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Bryce Harper will compete in Home Run Derby, but only on one condition

It’s happening.

When the 2018 All-Star Weekend comes to Washington, D.C. in the middle of July, Nationals outfielder Bryce Harper will compete in the 2018 Home Run Derby, but only on one condition: He has to be a member of the 2018 National League All-Star Team.

Though Harper is having a down year, only hitting .213 thus far, he leads the NL in home runs with 19.

In the June 18 update of All-Star game voting, Harper sat second among all outfielders with just north of 1,000,000 votes.

That means he’s not only going to make the All-Star team, but he’ll likely start in the outfield.

Harper, a five-time All-Star, competed in the Home Run Derby once before. He was the runner-up to Yoenis Cespedes in 2013, losing by just long ball, 9-8.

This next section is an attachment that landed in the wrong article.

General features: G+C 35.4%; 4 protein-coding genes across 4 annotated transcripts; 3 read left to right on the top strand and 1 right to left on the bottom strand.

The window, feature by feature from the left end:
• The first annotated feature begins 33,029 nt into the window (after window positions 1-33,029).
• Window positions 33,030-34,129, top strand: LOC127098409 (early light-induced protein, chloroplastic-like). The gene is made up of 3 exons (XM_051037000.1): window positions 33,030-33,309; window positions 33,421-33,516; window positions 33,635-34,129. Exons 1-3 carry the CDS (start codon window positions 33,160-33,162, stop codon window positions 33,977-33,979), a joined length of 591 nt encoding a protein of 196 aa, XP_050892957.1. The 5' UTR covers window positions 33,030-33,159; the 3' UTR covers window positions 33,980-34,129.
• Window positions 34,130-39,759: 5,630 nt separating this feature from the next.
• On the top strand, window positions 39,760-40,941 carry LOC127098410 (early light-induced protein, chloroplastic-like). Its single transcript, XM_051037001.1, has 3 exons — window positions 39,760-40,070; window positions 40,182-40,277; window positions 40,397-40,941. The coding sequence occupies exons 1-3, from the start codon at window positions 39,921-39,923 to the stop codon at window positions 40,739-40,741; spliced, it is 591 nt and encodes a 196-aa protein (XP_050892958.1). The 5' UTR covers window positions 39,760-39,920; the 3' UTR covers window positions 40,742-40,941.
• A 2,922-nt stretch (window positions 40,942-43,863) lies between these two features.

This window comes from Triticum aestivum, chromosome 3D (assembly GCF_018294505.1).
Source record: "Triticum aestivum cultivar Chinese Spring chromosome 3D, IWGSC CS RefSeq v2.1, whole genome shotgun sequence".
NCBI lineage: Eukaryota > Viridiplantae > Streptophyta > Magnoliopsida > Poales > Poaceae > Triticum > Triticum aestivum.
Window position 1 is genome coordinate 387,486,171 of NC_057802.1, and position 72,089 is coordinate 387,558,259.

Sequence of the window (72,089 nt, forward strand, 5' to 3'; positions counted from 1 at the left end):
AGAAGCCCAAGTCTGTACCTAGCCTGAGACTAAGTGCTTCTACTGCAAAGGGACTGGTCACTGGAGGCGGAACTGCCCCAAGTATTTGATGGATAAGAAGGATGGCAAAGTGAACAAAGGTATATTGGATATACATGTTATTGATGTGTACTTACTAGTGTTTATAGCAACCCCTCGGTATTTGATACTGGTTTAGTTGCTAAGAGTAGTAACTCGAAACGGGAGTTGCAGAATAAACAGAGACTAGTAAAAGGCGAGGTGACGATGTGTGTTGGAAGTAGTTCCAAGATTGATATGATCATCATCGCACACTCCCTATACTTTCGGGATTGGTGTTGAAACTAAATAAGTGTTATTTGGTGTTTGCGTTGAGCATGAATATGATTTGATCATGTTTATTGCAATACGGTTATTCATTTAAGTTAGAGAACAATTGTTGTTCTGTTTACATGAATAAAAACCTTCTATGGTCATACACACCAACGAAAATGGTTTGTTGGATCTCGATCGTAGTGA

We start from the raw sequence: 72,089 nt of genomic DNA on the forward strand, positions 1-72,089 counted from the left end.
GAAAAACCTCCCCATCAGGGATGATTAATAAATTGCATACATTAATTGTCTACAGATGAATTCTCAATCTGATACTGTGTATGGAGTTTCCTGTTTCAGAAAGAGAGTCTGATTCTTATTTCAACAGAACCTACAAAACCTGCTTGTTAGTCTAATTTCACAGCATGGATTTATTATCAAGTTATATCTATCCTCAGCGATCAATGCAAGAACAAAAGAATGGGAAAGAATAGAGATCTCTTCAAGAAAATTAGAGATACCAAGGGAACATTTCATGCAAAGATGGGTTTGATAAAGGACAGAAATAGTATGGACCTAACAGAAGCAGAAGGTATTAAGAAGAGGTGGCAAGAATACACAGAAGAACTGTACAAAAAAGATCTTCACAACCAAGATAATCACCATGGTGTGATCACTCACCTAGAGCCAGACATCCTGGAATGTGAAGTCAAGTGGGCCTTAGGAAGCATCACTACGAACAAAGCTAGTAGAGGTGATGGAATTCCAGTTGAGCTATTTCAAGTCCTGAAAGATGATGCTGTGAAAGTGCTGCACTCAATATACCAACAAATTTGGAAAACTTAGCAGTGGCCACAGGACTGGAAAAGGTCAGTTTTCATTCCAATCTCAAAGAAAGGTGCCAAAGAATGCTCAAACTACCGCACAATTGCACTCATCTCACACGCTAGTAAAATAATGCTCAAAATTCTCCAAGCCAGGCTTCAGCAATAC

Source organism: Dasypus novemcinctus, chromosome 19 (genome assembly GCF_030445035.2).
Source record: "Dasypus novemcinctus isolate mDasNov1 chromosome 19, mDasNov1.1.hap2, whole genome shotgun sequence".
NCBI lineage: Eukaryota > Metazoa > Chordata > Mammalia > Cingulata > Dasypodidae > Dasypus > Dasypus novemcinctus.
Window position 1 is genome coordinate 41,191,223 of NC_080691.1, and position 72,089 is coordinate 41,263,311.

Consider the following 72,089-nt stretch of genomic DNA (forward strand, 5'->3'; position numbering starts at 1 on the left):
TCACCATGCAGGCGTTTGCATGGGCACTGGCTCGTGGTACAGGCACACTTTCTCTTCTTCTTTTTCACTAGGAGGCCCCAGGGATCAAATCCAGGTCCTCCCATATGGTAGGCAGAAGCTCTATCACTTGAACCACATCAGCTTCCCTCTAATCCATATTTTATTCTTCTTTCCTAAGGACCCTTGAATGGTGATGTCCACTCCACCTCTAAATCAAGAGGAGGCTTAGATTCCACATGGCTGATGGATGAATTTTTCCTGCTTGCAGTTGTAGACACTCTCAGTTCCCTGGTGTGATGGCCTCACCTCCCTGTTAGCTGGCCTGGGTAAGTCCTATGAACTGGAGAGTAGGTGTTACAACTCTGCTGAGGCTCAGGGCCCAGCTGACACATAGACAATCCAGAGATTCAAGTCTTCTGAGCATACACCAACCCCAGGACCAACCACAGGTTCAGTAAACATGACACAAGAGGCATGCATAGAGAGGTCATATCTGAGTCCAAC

The 2018 Home Run Derby will take place on July 16 at Nationals Park.


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It's time to start paying attention to Trea Turner's sneaky-great season

It's time to start paying attention to Trea Turner's sneaky-great season

Remember when the Nationals put Trea Turner in centerfield so they could keep Danny Espinosa at shortstop?

Two years later it's Turner who leads all N.L. shortstops in fWAR, as you surely know if you follow the Nationals on literally any social media platform. 

So while Juan Soto and Bryce Harper continue to dominate all of The Takes, it's Turner who's been the Nats' best position player this season. 

We'll start with some basics: